“Starlight” – Nailah King

kyoto nocturne ii_linbaoling

Lena loved to move.

Through space, through life and across lands.

The first thing she ever learned when travelling is that, as you land, the lights dotted along the skyline will take your breath away.

One summer she crept onto roofs in Barcelona waiting for nightfall. Against the purple sky, lights twinkled back at her, the warm air rushing over her, her wine-kissed lips chapped against the sea air.

In movement, she felt free. Each new place cast a spell on her—she walked differently. Sometimes a stride of confidence, sometimes one of fear.

Her mother often asked her: “When are you going to settle down? When will your heart be still?”

She couldn’t answer.

Her mind was often so cluttered. A voice would whisper darkness into her ear. When she couldn’t move, she woke up, either alone or with a lover, in despair.

Many nights she’d walk along the train tracks behind her childhood home, wondering if she’d be hit and if she’d be grateful. Or, sometimes, she wondered if she could run fast enough to hop onto the train and ride it to places unknown.

Bright lights were a beacon of hope; new experiences and people.

On sleepless nights, she curled up by the window waiting for sunlight. Her body marked by tiny incisions from the past, she thought about each scar—a map of the past. She wondered why there weren’t passports for sorrow. To mark the ebb and flow of sadness and joy, destruction and rebuilding, regression and growth.

Once, when she was in the hospital, she booked a flight on her phone.

The nurse screamed at Lena but it didn’t really matter. The nurse’s words sounded warped, gargled even, the onslaught of disappointment and disbelief drifted over her. All she could hear was the sound of the ocean. She closed her eyes.

She heard the blaring sound of the train horn and raced along the tracks, dawn rising behind her.

 

these words by Nailah King were inspired by the work of Lin Bao Ling

“Tickets and Rides” – Josh Elyea

nocturne with ferris wheel_linbaoling

The neon from the carnival lights, bright against the black sky, hurts my eyes when I stare at it for too long. It’s hard to tell where the light ends and the black begins; no matter how hard I try to hone in on the exact place where they meet, the edge never reveals itself. Sometimes our love is like that, too; even when I want to, I can never really find where the good bits stop and the bad bits start.

It feels as though something horrible is about to happen; the air is heavy, laden, just as it is before the breaking of a storm. I like storms. I remember fondly those moments when I would sit, as a child, on the porch swing with my mother and we’d watch the thunder clouds roll in across the fields. With the defiance found only in youth, I’d scream back towards the lightning with all the breath in my lungs, as my mother shook her head.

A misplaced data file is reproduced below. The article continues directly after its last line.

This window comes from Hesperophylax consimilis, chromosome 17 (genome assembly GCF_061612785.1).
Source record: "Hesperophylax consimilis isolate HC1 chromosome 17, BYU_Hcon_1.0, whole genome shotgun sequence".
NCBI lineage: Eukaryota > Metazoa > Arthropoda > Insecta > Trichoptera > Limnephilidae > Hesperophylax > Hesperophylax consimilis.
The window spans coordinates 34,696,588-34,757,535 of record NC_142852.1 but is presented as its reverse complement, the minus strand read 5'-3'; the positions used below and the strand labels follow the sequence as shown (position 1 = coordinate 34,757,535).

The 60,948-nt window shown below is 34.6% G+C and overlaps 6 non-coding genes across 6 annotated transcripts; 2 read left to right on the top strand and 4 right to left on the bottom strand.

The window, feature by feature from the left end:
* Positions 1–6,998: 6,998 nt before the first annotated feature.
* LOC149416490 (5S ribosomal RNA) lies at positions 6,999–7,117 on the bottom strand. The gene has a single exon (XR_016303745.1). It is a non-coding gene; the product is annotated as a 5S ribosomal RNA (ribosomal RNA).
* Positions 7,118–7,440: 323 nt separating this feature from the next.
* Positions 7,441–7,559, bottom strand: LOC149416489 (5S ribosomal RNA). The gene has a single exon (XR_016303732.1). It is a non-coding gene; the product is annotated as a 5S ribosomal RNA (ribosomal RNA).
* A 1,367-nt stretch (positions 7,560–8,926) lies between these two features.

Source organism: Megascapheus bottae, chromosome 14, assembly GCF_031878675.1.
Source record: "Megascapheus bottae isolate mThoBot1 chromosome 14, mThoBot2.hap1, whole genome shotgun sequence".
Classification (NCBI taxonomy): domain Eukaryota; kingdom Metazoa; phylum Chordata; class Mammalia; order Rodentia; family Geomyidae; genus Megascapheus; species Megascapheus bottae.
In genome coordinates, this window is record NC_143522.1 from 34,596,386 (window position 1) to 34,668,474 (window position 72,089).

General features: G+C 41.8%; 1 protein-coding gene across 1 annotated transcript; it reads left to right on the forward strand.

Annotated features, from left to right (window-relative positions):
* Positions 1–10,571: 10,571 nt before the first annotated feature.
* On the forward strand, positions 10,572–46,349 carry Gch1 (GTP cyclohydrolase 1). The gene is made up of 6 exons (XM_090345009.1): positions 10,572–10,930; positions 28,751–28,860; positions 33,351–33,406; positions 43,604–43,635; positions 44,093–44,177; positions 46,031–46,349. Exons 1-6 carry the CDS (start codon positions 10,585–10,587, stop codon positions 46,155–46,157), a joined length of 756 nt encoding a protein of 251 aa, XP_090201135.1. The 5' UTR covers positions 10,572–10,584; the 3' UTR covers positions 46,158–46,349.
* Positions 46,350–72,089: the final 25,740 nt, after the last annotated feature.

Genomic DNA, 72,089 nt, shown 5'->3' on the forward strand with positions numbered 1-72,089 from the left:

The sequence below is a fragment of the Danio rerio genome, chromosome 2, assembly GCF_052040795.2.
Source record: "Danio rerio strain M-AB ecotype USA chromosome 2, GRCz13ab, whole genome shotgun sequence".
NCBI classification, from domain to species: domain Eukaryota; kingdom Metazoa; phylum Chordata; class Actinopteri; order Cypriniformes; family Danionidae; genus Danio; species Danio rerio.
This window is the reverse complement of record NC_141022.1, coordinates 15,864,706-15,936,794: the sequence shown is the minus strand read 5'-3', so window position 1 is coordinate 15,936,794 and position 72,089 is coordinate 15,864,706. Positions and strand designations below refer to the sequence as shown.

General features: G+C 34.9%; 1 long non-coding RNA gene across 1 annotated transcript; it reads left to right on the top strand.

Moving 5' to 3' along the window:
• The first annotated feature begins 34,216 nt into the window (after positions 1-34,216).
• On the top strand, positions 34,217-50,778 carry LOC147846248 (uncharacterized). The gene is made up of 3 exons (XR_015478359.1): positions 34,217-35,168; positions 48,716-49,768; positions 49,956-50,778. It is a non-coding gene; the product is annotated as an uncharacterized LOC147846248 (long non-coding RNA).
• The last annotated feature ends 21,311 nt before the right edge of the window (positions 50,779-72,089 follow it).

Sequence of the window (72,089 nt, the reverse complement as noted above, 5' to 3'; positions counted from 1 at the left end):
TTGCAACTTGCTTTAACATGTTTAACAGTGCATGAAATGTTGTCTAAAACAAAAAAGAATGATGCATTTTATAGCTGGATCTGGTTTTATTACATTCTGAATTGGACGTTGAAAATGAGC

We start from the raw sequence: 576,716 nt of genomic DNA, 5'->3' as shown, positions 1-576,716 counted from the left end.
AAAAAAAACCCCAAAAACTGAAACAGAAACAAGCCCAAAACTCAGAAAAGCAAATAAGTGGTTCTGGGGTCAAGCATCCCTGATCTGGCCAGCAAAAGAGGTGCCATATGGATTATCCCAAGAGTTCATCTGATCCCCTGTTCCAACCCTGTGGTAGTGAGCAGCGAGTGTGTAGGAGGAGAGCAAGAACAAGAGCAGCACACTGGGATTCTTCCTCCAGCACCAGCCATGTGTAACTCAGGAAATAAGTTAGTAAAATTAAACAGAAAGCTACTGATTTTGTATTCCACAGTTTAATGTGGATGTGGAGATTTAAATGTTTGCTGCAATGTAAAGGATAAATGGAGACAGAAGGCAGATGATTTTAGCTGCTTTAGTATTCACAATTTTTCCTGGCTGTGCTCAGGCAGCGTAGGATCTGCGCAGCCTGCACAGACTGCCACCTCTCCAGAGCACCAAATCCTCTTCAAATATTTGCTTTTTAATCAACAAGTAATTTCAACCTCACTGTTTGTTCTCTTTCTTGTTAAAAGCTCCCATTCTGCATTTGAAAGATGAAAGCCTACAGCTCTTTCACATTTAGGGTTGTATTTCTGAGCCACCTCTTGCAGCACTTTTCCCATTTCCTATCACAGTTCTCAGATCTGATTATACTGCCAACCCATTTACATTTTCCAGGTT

You have to whisper to the thunder, she’d say. That’s the only way it can hear you.

My wife looks like my mother, a little.

 The heavy air feels hot on my skin, and I worry my hands are too clammy to reach out and grasp the woman next to me. I do it anyway. As I do, I say that ferris wheels aren’t supposed to move this fast, my darling. They aren’t supposed to fly.

Cotton candy flavored kisses, corny lines like you complete me, cocaine drips and my corduroys rubbing together with that shhhk, shhhk. The drugs were her idea, I swear. Something about shaking the monotony of Saturday night rituals, of having a suburban crisis of faith.  

Stopped at the top, I stare deep into the sky. It’s moving, like a Rorschach without the white. Pulsing, and at the very edges of my eyes, from below, the neon creeps into view. Who knew a glimpse into the abyss could be bought with a single carnival ticket. Here I thought it would cost me a white picket fence.

 

these words by Josh Elyea were inspired by the work of Lin Bao Ling

“And I Inhale Again” – Nahomi Amberber

Babe-in-the-Woods---Selina-Vesely-(2015)

I lay myself down in between you
And us
And inhale.
You do not smell like home
Like they said you would.
You smell like old pine trees and the mud they root themselves in,
And I inhale again.
I begin to weep and you ask me why;
“You smell like land unconquered,” I say.
“You smell like a dream.”

these words by Nahomi Amberber were inspired by the work of Selina Vesely

“Passage” – Jess Goldson

Icy-Melt---Selina-Vesely-(2017)

The young woman clothes herself in fall colours year-round. Something about being surrounded by hues emblematic of death gives her a sense of peace. Enrobed in maroon, and burnt oranges and umbers, she feels a crispness in her step, a frail assuredness. As she treads through autumn, flattening the leaves, she, too, finds herself bent backward. Snowflakes descend, stifling the last breaths of crunching leaves — disembodied trees. Sheets of ice overwhelm battered leaves, soothing and preserving their bruised tissues. Although she anticipates destruction, winter heals her.

 

these words by Jess Goldson were inspired by the work of Selina Vesely

 

“Healing” – Shagufe Hossain

Chelsea Rushton_In Which God is a Woman, part ii 300 dpi